There’s also the fact that a person’s autistic traits are likely to be less noticeable in a quiet office, meaning that a specialist may not see how prominent those traits can be. What I look like in a quiet room is very different from what I look like in a restaurant or on the street.
When I’m in public with nothing to fear, I am noticeably odd. I skip sideways through shopping aisles and touch all the soft textures. My voice goes unmodulated. People react to me like I am a toddler in a teenage body. Sometimes they seem a little surprised when my dad tells me things like “go get one” or “put it back” and I prance away, like they are impressed he trained me this well and thinks I can do it myself.
(This is an adult body, not a teenage body, but I’m baby-faced so I understand when people find my age confusing.)
And when I’m in front of people I need to impress, I am composed. I speak clearly and politely. I smile. I suppress the urge to rock back and forth, even though it helps me focus. I get a reputation for being very smart. They do not see the way I collapse onto my bed at night.
If someone from work saw me buying new clothes at Target, they might think I had a severely disabled identical twin.
People in public might look at me and see “level 2 autism.” People in a workplace, if they knew I’m on the spectrum, might see “mild level 1 autism.”
What is the truth? The truth is that I defy your mere mortal categories!
What I want non-autistics to know
I’m guessing that most autistic people already understand this stuff. But non-autistics might not. (Hey, I’m glad you’re reading it, then!)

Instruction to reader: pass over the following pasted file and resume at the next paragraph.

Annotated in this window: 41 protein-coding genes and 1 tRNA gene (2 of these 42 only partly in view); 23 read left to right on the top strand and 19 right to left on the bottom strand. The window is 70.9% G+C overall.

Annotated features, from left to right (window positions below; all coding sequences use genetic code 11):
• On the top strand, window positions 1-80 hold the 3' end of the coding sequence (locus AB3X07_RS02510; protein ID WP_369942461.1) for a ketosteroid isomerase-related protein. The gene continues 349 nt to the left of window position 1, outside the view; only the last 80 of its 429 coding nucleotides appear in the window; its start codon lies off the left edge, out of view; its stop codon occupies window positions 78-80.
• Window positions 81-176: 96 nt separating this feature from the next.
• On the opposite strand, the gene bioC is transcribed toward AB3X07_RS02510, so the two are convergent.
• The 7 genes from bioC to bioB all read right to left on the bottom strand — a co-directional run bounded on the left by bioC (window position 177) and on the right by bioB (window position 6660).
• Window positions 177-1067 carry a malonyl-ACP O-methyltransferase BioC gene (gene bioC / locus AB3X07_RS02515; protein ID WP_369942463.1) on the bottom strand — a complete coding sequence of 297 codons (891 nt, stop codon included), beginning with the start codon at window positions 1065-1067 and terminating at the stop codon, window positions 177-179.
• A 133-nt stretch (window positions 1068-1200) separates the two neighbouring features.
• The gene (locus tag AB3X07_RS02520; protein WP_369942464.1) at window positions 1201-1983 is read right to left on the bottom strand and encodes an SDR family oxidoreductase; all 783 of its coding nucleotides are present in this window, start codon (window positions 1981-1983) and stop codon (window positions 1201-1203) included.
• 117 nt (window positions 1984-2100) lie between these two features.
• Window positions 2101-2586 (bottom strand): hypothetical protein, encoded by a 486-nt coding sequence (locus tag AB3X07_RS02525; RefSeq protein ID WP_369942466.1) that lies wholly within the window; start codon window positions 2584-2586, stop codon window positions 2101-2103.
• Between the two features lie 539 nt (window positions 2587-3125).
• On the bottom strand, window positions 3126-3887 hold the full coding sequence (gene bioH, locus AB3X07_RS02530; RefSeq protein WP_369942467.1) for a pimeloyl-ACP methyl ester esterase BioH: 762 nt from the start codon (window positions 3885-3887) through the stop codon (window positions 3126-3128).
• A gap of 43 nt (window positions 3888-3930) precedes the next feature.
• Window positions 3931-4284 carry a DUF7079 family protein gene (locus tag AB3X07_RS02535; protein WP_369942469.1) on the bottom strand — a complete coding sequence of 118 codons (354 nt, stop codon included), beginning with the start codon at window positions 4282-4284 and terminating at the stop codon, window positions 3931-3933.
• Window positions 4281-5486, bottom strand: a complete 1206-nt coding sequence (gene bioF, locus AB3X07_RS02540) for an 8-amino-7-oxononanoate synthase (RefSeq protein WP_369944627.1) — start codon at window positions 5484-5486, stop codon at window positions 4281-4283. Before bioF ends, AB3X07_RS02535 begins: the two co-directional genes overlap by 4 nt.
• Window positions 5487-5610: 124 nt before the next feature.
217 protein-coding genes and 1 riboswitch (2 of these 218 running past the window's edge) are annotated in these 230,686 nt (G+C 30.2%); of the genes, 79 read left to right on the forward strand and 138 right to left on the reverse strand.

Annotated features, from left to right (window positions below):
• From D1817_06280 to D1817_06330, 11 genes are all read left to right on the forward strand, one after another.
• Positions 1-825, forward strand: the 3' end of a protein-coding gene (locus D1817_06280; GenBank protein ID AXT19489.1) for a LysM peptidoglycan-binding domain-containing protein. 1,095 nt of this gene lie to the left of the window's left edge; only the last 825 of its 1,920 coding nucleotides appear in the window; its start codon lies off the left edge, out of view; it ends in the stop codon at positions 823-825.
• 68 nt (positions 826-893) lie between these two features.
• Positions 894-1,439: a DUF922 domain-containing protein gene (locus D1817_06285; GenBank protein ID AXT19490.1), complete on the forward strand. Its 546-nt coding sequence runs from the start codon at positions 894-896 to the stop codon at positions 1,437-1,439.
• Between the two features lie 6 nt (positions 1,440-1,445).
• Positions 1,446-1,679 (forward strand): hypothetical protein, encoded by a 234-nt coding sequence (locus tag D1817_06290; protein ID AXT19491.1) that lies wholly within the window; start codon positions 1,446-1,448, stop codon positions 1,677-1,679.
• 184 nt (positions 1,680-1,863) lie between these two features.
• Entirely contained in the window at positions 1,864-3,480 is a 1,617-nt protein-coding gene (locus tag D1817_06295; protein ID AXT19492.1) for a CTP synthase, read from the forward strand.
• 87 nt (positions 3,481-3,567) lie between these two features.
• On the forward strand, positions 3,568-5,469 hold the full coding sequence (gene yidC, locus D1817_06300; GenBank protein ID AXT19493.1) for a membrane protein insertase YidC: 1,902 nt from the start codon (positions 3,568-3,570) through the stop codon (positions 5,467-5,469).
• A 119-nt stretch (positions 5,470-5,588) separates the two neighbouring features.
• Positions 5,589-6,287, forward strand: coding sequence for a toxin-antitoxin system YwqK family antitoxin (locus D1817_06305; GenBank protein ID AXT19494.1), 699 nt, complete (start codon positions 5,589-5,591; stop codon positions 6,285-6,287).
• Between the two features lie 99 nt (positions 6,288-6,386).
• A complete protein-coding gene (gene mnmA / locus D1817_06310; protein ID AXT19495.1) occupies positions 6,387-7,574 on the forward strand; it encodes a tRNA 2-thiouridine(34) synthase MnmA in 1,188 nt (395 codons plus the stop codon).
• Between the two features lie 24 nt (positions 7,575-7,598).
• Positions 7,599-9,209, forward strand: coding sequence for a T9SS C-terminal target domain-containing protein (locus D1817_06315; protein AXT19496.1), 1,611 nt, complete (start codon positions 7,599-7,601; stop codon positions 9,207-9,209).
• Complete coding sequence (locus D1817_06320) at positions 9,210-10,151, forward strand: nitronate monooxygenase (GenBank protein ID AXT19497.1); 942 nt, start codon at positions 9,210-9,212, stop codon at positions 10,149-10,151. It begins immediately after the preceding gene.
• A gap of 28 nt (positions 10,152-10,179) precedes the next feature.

These levels of autism? They’re made up. They’re fake. There are no distinct subtypes of autism, and these are just a vague shorthand.
So, please keep in mind that:
- How we act varies a lot depending on our environment. Stress, overwhelm, and how much we trust others are the big factors.
- We may act “less autistic” in a calm environment because focusing is easier. We may also do this if we think others might mistreat us if we show who we are inside; this is called “masking” and it’s severely tiring.
- We may act “more autistic” in a busy environment, if we’re overwhelmed, or if we feel comfortable enough to “unmask.”
- If you’ve only seen us in one context, keep in mind that it doesn’t represent how we always are.
- Autism is lifelong, but one’s “level of autism” is not. The right support can decrease our subjective “level.” Lack of support or major stress can increase it.
- Regardless of our behavior, start with the assumption that we’re of average intelligence and able to understand you (even if we don’t visibly react).
Autism is not like a continuum from mild to severe. It is more like a collage. Each person has a different mix of traits with different levels of intensity for each trait. And the traits are fluid, varying based on circumstance. Sometimes they fade away and sometimes they come into being.
It’s too complicated to be described as a single level.
So when someone uses this shorthand to describe a person, keep in mind that this isn’t nearly the full picture. We’re complex human beings. No label can capture all of who we are.